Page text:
I wanted to follow up a video I posted to Facebook, with a blog piece that could expand my thoughts. I recently read a blog post by Travis Mach (access here: http://www.mashelite.com/sport-specialization-causes-injury/)., and listened to a podcast by Physical Therapy Insiders (guest was Craig Liebenson). Both pieces talked about the problems associated with early specialization. Travis Mash focused more on the physical/ sports domain. Craig Liebenson described early specialization in the context of a career in rehabilitation.
The topic of early specialization in sports is a topic that is often ignored by some parents and coaches, who continue to believe that year-round sport specialization will ensure that their child becomes the next athletic superstar.
I will list a few reasons that children and adolescents should participate in a variety of sports, games, and free play.
_ An increasing number of youth are specializing in single sports at younger ages and engaging in repetitive, intensive activity.
_ Early, single sport specialization has not been shown to improve future athletic performance, but
has been shown to be detrimental both physically and emotionally.
_ The adolescent growth spurt is a particularly vulnerable period of time for the youth athlete with repetitive microtrauma, placing the body at risk structurally.
_ Burnout can occur in athletes who have no off-season, or break from competitive periods
_ Long-term consequences extending into adulthood exist for the athlete who specializes at a young age.
Smucny M, Parikh SN, Pandya NK. Consequence of single sport specialization in the pediatric and adolescent athlete. Orthop Clin N Am. 2015;46:249-258.
_May reduce opportunities for all children to participate in a diverse year-round sports season and can lead to lost development of lifetime sports skills.
_Early sports specialization may also reduce motor skill development and ongoing participation in games and sports as a lifestyle choice.
Myer GD, Jayanthi N, DiFiori JP, Faigenbaum AD, Kiefer AW, Logerstedt D, Micheli LJ. Sports specialization, part II: alternative solutions to early sport specialization in youth athletes. Sports Health. 2016;8(1):65-73.
_Specialized training in young athletes has risks of injury and burnout, while the degree of specialization is positively correlated with increased serious overuse injury risk.
_Risk factors for injury in young athletes who specialize in a single sport include year-round single-sport training, participation in more competition, decreased age-appropriate play, and involvement in individual sports that require the early development of technical skills.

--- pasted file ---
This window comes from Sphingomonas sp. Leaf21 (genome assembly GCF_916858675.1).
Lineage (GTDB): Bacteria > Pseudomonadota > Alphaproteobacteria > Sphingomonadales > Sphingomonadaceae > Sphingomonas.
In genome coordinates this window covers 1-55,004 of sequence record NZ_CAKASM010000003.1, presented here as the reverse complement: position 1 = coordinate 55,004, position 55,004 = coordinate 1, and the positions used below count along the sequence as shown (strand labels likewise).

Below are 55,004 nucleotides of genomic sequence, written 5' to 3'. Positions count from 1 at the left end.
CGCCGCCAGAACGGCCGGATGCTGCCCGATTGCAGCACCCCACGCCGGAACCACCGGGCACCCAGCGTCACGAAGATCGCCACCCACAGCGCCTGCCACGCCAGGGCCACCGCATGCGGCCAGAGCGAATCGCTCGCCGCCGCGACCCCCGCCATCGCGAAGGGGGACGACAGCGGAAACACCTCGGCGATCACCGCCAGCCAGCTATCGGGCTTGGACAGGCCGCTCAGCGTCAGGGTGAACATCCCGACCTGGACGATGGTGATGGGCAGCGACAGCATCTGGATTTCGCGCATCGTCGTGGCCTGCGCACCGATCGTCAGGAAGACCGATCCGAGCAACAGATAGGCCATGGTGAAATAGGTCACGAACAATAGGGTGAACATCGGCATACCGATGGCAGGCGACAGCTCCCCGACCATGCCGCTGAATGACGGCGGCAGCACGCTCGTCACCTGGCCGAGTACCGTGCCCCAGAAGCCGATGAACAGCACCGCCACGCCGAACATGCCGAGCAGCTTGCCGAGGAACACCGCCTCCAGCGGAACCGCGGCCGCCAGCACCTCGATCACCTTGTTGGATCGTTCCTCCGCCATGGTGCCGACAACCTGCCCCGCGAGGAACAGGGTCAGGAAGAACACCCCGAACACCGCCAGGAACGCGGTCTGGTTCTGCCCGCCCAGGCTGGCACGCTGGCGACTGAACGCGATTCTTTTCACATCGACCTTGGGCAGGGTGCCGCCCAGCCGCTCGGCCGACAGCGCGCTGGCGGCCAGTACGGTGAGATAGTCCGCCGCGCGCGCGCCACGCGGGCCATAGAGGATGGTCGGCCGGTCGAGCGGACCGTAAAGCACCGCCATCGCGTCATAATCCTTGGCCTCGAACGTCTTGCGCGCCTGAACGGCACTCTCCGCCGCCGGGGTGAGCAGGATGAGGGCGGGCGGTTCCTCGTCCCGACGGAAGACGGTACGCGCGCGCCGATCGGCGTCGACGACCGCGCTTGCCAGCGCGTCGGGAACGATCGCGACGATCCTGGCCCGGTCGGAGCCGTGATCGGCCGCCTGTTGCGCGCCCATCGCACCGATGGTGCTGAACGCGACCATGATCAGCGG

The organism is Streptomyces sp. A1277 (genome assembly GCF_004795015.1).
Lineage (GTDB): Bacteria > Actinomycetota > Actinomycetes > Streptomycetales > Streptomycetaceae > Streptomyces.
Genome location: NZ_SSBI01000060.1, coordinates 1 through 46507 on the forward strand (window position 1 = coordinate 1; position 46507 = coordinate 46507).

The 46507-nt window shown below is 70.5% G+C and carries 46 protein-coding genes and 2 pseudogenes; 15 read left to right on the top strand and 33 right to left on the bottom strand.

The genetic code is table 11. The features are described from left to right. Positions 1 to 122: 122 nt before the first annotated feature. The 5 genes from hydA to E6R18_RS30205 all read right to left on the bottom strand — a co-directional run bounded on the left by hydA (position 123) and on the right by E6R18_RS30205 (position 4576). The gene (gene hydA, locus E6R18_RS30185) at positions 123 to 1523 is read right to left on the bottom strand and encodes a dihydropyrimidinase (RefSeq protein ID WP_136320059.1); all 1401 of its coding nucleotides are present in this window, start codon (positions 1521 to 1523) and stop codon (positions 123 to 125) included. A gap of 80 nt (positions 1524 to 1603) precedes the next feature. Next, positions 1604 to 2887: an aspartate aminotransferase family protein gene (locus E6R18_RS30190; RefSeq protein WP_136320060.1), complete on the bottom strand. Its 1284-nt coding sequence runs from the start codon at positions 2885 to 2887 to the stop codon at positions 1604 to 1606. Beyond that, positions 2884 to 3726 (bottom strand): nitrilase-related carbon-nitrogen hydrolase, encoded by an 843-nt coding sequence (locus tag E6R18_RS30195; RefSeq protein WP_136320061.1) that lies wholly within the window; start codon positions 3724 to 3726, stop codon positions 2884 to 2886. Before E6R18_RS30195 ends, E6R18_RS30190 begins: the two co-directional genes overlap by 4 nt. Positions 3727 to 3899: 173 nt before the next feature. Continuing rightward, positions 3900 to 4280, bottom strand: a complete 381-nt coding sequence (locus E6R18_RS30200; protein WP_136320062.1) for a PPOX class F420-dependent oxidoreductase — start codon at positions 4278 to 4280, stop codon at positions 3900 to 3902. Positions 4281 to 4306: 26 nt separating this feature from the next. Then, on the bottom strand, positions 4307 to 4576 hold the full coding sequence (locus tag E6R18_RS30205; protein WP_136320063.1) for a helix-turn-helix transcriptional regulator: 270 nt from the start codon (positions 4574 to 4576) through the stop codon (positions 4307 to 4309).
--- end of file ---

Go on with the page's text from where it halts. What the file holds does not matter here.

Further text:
_Adults involved in instruction of youth sports may also put young athletes at risk for injury by encouraging increased intensity in organized practices and competition rather than self-directed unstructured free play.
Myer GD, Jayanthi N, DiFiori JP, Faigenbaum AD, Kiefer AW, Logerstedt D, Micheli LJ. Sport specialization, part I: does early sports specialization increase negative outcomes and reduce the opportunitiy for success in young athletes? Sports Health. 2015;7(5):437-442.
The picture below is not to say that an athlete will be recruited by a Division I school if they play multiple sports in high school. It is just to show that not focusing on one sport from an early age does not determine if an athlete will be successful in a sport.
Thoughts to reverse the trend that come to mind are from Gray Cook, MovNat, and Crossfit Kids. Expose children from a young age to many different physical challenges, games and sports, through in-school physical education, or outside of school programs. Educate parents on the risks of early sport specialization, as well as, the athletic and psychological benefits of being a multi-sport athlete.
The same sentiments can be stated about “early specialization” in a career. I am not saying that having a track or plan for a career is wrong. Just that the speed of attaining a position, certification or level of income should be more like the cliché, marathon, not a sprint.
I feel that I can talk honestly about this topic, because early in my career I feel that I was too focused on the “next thing”, rather than gaining a broad spectrum of experience and knowledge. I started a residency program directly out of PT school. I feel that this was definitely a good decision, but in retrospect, I would have had a better plan for mentoring. The company I worked for was great, but the mentoring was looked at as more a “get it done as fast as possible” type situation, rather than quality.
I took one year off between my residency program, and starting a fellowship program. I enjoyed the year off, but felt an urgency in the back of my mind, that I needed to start the fellowship program or I would be behind. I now ask myself, behind who or what? I had a difficult time in the program, both with the material and clinical improvement, as well as, personally. During my fellowship program, we discussed the results of a personality type test called Strength Finders. Two categories I ranked highly in were “Achiever” and “Learner.” One of my instructors, David Browder, warned me that having this combination of strengths could result in the need to constantly be working towards a certification or end-goal program. He was right, in that, as soon as I finished a program, I was on the lookout for what was next. I am learning how to enjoy the present more, and not be consumed with achievement.
I will always have a great desire to read and learn. I now have better perspective on a healthier way to grow in my career. My only focus now is to stay true to who I am, while serving people to the best of my ability. This will take a lifetime to master.